Look, there’s masturbatory filmmaking, and then there’s CavehÂ Zahedi’s I Am a Sex Addict, which puts a whole new literal spin onÂ the term. It gets big points for audacity and adventurousness and theÂ filmmaker’s willingness to let himself look like a fool but losesÂ most of them again for tedious self-involvement and failing to reachÂ beyond its one-joke premise.
It’s like this: Zahedi has made a very personal film, almost a kindÂ of video diary, about how madly in love men are with their ownÂ penises. On one hand, he’s smart enough and self-aware enough to realize how ridiculous this aspect of human maleness is; onÂ the other hand, he’s also most definitely a human male and hence at least half-convinced that we all find his penis as fascinating asÂ he does. He’s the butt of his own joke, but he can’t give in to itÂ all the way'because secretly, he doesn’t really think he should be aÂ joke at all.
I say this as a woman who finds men adorable, at least in theory, but who also finds them hilarious. So I kinda don’t wanna burst Zahedi’s bubble, because at least he’s being open and exploratory and honest about how infatuated with himself he is, which is more than can be said for most men, but still: Bwahahaha, get over yourself, dude.
The idea is, it’s Caveh’s wedding day. He’s standing in front ofÂ his cheap-ass videocam in his tux spilling the beans about his sexÂ addiction and how he overcame it to get to this place of peace andÂ monogamy. He tells his tale of girlfriends he never really lovedÂ (or did he?) and the one true love who of course got away and how hisÂ sexual insecurities and childhood hang-ups and feminist philosophiesÂ somehow led him to fantasize about prostitutes and then to actuallyÂ patronize prostitutes.
The flashbacks from the wedding monologue areÂ staged with a postmodern snark, with all manner of asides about howÂ the actress playing this girlfriend turned out to be a porn starÂ (actual porn star Rebecca Lord) and the actress playing thatÂ girlfriend had a problem with even pretending to go down on Caveh inÂ front of the camera (Emily Morse) even though his blow-job fantasiesÂ are vital to telling his sad story. Blow jobs are vital, I tell you, vital. I know men will swearÂ this is true, but I can tell you that women think this is prettyÂ funny in a pathetic kind of way.
Zehedi’s film is kind of funny, sporadically, and in a pathetic kindÂ of way'Zahedi nailed to a cross in one bit, a personification ofÂ the baggage and guilt Catholicism has left him with, deserves a barkÂ of laughter, and how completely unsexy and unromantic absolutelyÂ everything and everyone onscreen is earns a snort of ironicÂ appreciation. Sex Addict is a total anti-aphrodisiac'if you’reÂ looking to never want to have sex again, just watch one of the many scenes in which Zahedi moans unconvincingly as a hooker gets him offÂ in his crappy little car. And in a way, hoorah, because sex addictionÂ isn’t something to be envied'or so sex addicts tell us'so whyÂ should we expect Zahedi’s depiction of it to be genuinely sexy?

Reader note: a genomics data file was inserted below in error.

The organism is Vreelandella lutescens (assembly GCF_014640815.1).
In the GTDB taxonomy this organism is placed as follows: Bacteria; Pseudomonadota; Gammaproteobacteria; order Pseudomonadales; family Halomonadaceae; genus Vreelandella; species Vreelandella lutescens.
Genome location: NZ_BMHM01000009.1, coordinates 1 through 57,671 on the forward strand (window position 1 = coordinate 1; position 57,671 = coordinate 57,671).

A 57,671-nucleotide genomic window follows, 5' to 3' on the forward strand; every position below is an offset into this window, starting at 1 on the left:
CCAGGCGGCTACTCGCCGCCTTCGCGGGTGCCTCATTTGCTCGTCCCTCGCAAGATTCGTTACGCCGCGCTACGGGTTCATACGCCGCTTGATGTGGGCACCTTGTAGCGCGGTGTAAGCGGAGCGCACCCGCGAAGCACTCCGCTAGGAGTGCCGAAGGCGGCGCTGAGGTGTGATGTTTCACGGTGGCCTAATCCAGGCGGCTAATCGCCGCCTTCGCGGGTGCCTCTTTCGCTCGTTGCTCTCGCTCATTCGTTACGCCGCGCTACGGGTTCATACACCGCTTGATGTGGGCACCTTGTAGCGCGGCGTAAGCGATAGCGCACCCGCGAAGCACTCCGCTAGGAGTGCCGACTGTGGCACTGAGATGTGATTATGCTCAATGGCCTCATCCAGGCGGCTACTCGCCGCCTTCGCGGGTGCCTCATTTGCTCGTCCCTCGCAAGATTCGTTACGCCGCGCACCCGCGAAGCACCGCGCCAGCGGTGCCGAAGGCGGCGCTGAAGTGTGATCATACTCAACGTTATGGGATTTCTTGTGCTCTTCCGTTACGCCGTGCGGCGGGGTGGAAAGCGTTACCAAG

But all the ironic snorting and cynical smirking Sex Addict promptsÂ is another part of why it ultimately fails. You won’t find a biggerÂ fan than I of Generation X’s love of mockery and constitutionalÂ inability to take anything seriously, but that mass personality quirkÂ is a reaction to the glibness and gloss of pop culture. It’s reallyÂ a kind of longing for sincerity and honesty, and an expression ofÂ cynical doubt of ever really encountering it.
And Sex Addict is the kind of movie that is screaming to be accepted as honest and open,Â but instead it leaves us wondering how much of it to accept as true,Â and how much of it to accept as merely a big put-on. When Zahedi tells us that he saw “marriage as part of the same capitalist systemÂ that had produced the genocide in Vietnam,” is he being genuine, or is he making fun of that attitude?Â When he tells us that he was the kind of person who saw life as performance art and he believed that overcoming sexual jealousy was aÂ â€high-flying experiment in self-transcendence,” don’t those attitudesÂ have the mocking built in? For all the passive-aggression he termsÂ â€honesty” and all the high-minded philosophical justifications, isn’tÂ he really just a guy who won’t admit that he doesn’t want a commitment and likes to have sex with lots of women? Not thatÂ there’s anything wrong with that â€¦ but just cop to it, OK?